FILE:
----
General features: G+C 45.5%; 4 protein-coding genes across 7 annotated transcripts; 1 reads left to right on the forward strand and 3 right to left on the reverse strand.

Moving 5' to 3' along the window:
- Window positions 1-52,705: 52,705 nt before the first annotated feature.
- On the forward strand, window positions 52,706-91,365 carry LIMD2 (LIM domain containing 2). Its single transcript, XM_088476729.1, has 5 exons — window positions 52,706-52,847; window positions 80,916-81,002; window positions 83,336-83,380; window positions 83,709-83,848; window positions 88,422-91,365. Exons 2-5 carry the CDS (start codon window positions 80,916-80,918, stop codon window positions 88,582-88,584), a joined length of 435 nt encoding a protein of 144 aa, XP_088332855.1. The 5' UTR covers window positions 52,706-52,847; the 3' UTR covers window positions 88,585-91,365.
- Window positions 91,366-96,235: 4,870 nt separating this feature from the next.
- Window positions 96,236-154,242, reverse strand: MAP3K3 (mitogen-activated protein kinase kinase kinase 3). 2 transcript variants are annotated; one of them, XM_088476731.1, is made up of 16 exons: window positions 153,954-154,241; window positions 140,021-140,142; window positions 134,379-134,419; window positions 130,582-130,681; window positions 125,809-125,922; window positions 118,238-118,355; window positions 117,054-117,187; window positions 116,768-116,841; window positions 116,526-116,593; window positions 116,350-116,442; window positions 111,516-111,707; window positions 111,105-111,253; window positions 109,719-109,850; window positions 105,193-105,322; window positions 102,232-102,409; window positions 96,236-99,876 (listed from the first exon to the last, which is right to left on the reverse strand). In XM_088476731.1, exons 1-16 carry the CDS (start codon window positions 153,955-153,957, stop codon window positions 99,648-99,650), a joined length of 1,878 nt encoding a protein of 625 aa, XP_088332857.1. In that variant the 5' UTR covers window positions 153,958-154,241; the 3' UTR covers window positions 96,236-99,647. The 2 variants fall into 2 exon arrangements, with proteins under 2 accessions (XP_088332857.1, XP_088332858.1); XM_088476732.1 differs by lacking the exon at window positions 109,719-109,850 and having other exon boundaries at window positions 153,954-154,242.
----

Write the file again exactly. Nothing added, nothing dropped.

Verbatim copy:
General features: G+C 45.5%; 4 protein-coding genes across 7 annotated transcripts; 1 reads left to right on the forward strand and 3 right to left on the reverse strand.

Moving 5' to 3' along the window:
- Window positions 1-52,705: 52,705 nt before the first annotated feature.
- On the forward strand, window positions 52,706-91,365 carry LIMD2 (LIM domain containing 2). Its single transcript, XM_088476729.1, has 5 exons — window positions 52,706-52,847; window positions 80,916-81,002; window positions 83,336-83,380; window positions 83,709-83,848; window positions 88,422-91,365. Exons 2-5 carry the CDS (start codon window positions 80,916-80,918, stop codon window positions 88,582-88,584), a joined length of 435 nt encoding a protein of 144 aa, XP_088332855.1. The 5' UTR covers window positions 52,706-52,847; the 3' UTR covers window positions 88,585-91,365.
- Window positions 91,366-96,235: 4,870 nt separating this feature from the next.
- Window positions 96,236-154,242, reverse strand: MAP3K3 (mitogen-activated protein kinase kinase kinase 3). 2 transcript variants are annotated; one of them, XM_088476731.1, is made up of 16 exons: window positions 153,954-154,241; window positions 140,021-140,142; window positions 134,379-134,419; window positions 130,582-130,681; window positions 125,809-125,922; window positions 118,238-118,355; window positions 117,054-117,187; window positions 116,768-116,841; window positions 116,526-116,593; window positions 116,350-116,442; window positions 111,516-111,707; window positions 111,105-111,253; window positions 109,719-109,850; window positions 105,193-105,322; window positions 102,232-102,409; window positions 96,236-99,876 (listed from the first exon to the last, which is right to left on the reverse strand). In XM_088476731.1, exons 1-16 carry the CDS (start codon window positions 153,955-153,957, stop codon window positions 99,648-99,650), a joined length of 1,878 nt encoding a protein of 625 aa, XP_088332857.1. In that variant the 5' UTR covers window positions 153,958-154,241; the 3' UTR covers window positions 96,236-99,647. The 2 variants fall into 2 exon arrangements, with proteins under 2 accessions (XP_088332857.1, XP_088332858.1); XM_088476732.1 differs by lacking the exon at window positions 109,719-109,850 and having other exon boundaries at window positions 153,954-154,242.